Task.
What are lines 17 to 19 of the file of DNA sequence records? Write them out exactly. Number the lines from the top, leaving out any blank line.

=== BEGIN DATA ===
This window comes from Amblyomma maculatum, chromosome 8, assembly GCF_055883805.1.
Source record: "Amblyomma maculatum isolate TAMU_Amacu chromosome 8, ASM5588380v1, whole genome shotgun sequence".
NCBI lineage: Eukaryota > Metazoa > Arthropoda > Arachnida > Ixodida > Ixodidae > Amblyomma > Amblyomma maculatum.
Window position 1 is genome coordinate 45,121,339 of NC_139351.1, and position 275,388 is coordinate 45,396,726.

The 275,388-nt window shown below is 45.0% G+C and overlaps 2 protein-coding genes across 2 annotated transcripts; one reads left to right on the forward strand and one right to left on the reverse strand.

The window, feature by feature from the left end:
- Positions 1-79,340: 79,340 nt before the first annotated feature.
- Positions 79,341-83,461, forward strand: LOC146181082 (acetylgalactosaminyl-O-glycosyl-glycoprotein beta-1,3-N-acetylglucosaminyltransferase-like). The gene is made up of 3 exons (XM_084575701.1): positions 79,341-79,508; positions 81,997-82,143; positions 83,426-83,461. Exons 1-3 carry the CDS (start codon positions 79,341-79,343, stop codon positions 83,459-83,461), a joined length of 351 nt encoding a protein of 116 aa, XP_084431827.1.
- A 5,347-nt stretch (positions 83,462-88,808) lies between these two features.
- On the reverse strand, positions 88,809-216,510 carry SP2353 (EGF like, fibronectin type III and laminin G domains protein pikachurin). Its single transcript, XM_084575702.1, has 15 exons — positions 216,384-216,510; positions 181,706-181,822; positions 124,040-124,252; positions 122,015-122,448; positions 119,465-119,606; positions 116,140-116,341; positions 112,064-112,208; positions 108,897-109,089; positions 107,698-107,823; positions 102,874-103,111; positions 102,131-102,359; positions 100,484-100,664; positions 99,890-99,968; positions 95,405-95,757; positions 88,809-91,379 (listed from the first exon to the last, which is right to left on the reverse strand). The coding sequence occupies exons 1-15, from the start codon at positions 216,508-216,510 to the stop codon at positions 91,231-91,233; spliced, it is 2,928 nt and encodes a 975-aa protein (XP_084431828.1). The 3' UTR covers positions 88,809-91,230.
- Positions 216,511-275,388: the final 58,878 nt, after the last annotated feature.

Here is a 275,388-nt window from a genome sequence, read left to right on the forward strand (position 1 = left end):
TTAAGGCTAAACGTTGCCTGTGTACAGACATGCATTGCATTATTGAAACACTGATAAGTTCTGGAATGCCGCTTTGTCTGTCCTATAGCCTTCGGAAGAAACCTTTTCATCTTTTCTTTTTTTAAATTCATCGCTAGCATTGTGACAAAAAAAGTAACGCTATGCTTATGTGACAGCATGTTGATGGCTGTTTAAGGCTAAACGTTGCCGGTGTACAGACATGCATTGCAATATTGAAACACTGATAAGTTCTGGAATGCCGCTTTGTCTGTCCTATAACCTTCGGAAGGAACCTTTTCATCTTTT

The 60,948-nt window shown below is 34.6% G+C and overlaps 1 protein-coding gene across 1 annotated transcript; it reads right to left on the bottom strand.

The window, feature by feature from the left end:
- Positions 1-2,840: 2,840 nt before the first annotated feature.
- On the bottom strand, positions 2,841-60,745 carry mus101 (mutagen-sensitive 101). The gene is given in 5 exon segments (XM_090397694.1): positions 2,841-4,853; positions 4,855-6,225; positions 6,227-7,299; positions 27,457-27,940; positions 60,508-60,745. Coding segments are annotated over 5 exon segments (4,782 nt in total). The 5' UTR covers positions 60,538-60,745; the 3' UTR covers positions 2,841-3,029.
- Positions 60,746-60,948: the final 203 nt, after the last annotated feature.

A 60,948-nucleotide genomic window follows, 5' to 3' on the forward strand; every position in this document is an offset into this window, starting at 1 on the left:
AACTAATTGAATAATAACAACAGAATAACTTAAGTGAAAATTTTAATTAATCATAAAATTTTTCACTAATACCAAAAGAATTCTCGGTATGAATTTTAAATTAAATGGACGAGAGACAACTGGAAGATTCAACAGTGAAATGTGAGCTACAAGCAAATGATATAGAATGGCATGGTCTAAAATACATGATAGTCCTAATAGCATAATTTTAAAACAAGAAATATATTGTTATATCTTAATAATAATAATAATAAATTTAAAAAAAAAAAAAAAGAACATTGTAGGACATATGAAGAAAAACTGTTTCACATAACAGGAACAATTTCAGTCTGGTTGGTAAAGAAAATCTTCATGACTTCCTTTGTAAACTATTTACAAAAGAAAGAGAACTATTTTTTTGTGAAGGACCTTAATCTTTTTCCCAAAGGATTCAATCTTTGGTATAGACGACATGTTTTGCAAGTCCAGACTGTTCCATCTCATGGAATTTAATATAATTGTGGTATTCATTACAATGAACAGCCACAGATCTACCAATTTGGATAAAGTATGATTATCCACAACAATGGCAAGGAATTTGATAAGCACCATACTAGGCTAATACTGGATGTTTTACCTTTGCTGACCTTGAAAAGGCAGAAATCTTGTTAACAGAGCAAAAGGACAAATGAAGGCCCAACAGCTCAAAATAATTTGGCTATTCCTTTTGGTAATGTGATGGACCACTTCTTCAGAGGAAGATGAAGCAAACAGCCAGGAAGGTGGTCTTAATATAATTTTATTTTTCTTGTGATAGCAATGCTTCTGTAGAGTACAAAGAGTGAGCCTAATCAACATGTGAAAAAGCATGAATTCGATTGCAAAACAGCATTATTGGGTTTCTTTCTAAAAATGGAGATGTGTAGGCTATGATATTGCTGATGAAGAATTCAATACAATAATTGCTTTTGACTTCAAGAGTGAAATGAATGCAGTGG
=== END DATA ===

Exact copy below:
- On the bottom strand, positions 2,841-60,745 carry mus101 (mutagen-sensitive 101). The gene is given in 5 exon segments (XM_090397694.1): positions 2,841-4,853; positions 4,855-6,225; positions 6,227-7,299; positions 27,457-27,940; positions 60,508-60,745. Coding segments are annotated over 5 exon segments (4,782 nt in total). The 5' UTR covers positions 60,538-60,745; the 3' UTR covers positions 2,841-3,029.
- Positions 60,746-60,948: the final 203 nt, after the last annotated feature.

A 60,948-nucleotide genomic window follows, 5' to 3' on the forward strand; every position in this document is an offset into this window, starting at 1 on the left: